The distributed registry is not stored in any centralized location. Instead, it works in hundreds, or thousands, of locations on a computer network. Because of this, it is not vulnerable to hacking or other kinds of potential problems that compromise data stored on a centralized server. The decentralized nature of the blockchain makes it virtually immune to hacking, forgery, or any other type of data destruction.
Computers that support a distributed registry network are called nodes. Nodes also perform the tasks required to verify transactions on the network. The process by which these tasks are performed is called mining. In exchange for their work as miners, nodes are rewarded with cryptocurrency tokens.
For a distributed registry to be hacked or otherwise corrupted, more than half of the nodes must be compromised in some way. Since blockchain-based networks often have hundreds or even thousands of nodes, the probability that this will ever happen is very small.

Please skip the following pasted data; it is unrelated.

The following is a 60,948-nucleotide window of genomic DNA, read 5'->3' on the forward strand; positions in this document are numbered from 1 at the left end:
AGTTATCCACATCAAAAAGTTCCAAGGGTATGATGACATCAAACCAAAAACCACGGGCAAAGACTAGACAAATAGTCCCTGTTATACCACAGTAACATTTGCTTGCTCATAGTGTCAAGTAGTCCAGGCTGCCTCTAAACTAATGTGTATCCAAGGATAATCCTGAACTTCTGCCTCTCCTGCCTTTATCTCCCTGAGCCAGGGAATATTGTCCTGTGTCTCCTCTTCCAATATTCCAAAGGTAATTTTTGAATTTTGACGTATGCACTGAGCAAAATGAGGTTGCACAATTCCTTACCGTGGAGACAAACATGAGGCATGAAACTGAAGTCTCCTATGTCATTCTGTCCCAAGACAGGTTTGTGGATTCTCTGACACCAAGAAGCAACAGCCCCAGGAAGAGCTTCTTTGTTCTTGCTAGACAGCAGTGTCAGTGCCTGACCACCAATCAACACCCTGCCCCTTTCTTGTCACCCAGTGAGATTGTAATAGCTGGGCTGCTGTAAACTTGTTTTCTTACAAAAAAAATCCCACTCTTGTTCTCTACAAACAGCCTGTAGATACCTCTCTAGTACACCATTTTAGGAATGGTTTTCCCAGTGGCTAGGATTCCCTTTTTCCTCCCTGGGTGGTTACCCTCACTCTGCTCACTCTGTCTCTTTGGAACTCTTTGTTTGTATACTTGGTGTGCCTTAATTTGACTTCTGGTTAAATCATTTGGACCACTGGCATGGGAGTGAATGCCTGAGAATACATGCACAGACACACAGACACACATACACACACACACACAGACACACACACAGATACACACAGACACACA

Although the identity of users is protected by many different methods, the registry is open to everyone. This ensures that transactions that occur on the network are valid and not repeated simply because everyone can see what is happening.
Why are distributed registries called “untrustworthy”?
Distributed registry networks are not trustworthy. When readers first encounter this term, it may seem negative – is a lack of trust a good thing? Isn’t that bad?
However, in this scenario, a lack of trust means that users of the system do not need to trust any centralized organization (such as a credit card company or bank) to ensure that their transactions are valid. With the help of distributed registry technology, it is impossible to forge a transaction.
Although distributed ledger technology and cryptocurrency are still at an early stage of their development, many new use cases for these technologies are being conceptualized and implemented every day, including:
- Creating a digital Identity using public and private cryptographic addresses
- Record keeping, including the storage of legal documents (such as marriage certificates and mortgage agreements). The data can be encrypted or hashed
- Acts as a computational layer for the development of decentralized applications.
- It serves as a platform for creating and executing smart contracts